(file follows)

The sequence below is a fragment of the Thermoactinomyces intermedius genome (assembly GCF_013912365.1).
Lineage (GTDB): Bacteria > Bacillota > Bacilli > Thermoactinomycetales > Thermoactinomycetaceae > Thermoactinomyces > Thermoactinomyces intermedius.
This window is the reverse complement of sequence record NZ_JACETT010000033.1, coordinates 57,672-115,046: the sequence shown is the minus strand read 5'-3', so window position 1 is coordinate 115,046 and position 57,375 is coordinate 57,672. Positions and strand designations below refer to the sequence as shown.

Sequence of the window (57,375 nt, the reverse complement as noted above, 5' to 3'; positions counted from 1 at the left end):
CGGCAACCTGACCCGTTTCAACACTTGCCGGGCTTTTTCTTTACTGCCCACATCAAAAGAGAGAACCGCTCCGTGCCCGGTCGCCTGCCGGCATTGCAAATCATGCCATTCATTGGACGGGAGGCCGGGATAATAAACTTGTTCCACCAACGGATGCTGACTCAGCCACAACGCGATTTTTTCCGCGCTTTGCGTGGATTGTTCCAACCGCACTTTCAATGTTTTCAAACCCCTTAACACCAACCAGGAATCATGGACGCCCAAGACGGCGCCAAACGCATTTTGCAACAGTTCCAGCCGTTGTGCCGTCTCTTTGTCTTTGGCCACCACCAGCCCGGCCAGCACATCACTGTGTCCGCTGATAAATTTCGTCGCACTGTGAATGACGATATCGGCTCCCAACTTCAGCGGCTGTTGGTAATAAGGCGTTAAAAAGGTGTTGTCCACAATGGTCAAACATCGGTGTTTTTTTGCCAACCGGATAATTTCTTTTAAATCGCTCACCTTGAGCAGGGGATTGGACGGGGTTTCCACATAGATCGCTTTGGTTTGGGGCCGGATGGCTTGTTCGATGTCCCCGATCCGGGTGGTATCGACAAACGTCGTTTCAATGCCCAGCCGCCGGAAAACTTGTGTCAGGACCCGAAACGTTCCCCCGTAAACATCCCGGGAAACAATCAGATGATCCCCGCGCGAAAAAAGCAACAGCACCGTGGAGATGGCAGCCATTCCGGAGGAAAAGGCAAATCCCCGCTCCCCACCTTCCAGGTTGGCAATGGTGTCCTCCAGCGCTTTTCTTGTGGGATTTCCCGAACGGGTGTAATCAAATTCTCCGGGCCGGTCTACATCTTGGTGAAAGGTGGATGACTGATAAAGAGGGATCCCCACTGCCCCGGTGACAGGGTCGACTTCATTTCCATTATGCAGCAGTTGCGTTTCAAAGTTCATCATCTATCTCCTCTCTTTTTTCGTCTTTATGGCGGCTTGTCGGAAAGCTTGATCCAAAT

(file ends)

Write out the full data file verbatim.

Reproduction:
The sequence below is a fragment of the Thermoactinomyces intermedius genome (assembly GCF_013912365.1).
Lineage (GTDB): Bacteria > Bacillota > Bacilli > Thermoactinomycetales > Thermoactinomycetaceae > Thermoactinomyces > Thermoactinomyces intermedius.
This window is the reverse complement of sequence record NZ_JACETT010000033.1, coordinates 57,672-115,046: the sequence shown is the minus strand read 5'-3', so window position 1 is coordinate 115,046 and position 57,375 is coordinate 57,672. Positions and strand designations below refer to the sequence as shown.

Sequence of the window (57,375 nt, the reverse complement as noted above, 5' to 3'; positions counted from 1 at the left end):
CGGCAACCTGACCCGTTTCAACACTTGCCGGGCTTTTTCTTTACTGCCCACATCAAAAGAGAGAACCGCTCCGTGCCCGGTCGCCTGCCGGCATTGCAAATCATGCCATTCATTGGACGGGAGGCCGGGATAATAAACTTGTTCCACCAACGGATGCTGACTCAGCCACAACGCGATTTTTTCCGCGCTTTGCGTGGATTGTTCCAACCGCACTTTCAATGTTTTCAAACCCCTTAACACCAACCAGGAATCATGGACGCCCAAGACGGCGCCAAACGCATTTTGCAACAGTTCCAGCCGTTGTGCCGTCTCTTTGTCTTTGGCCACCACCAGCCCGGCCAGCACATCACTGTGTCCGCTGATAAATTTCGTCGCACTGTGAATGACGATATCGGCTCCCAACTTCAGCGGCTGTTGGTAATAAGGCGTTAAAAAGGTGTTGTCCACAATGGTCAAACATCGGTGTTTTTTTGCCAACCGGATAATTTCTTTTAAATCGCTCACCTTGAGCAGGGGATTGGACGGGGTTTCCACATAGATCGCTTTGGTTTGGGGCCGGATGGCTTGTTCGATGTCCCCGATCCGGGTGGTATCGACAAACGTCGTTTCAATGCCCAGCCGCCGGAAAACTTGTGTCAGGACCCGAAACGTTCCCCCGTAAACATCCCGGGAAACAATCAGATGATCCCCGCGCGAAAAAAGCAACAGCACCGTGGAGATGGCAGCCATTCCGGAGGAAAAGGCAAATCCCCGCTCCCCACCTTCCAGGTTGGCAATGGTGTCCTCCAGCGCTTTTCTTGTGGGATTTCCCGAACGGGTGTAATCAAATTCTCCGGGCCGGTCTACATCTTGGTGAAAGGTGGATGACTGATAAAGAGGGATCCCCACTGCCCCGGTGACAGGGTCGACTTCATTTCCATTATGCAGCAGTTGCGTTTCAAAGTTCATCATCTATCTCCTCTCTTTTTTCGTCTTTATGGCGGCTTGTCGGAAAGCTTGATCCAAAT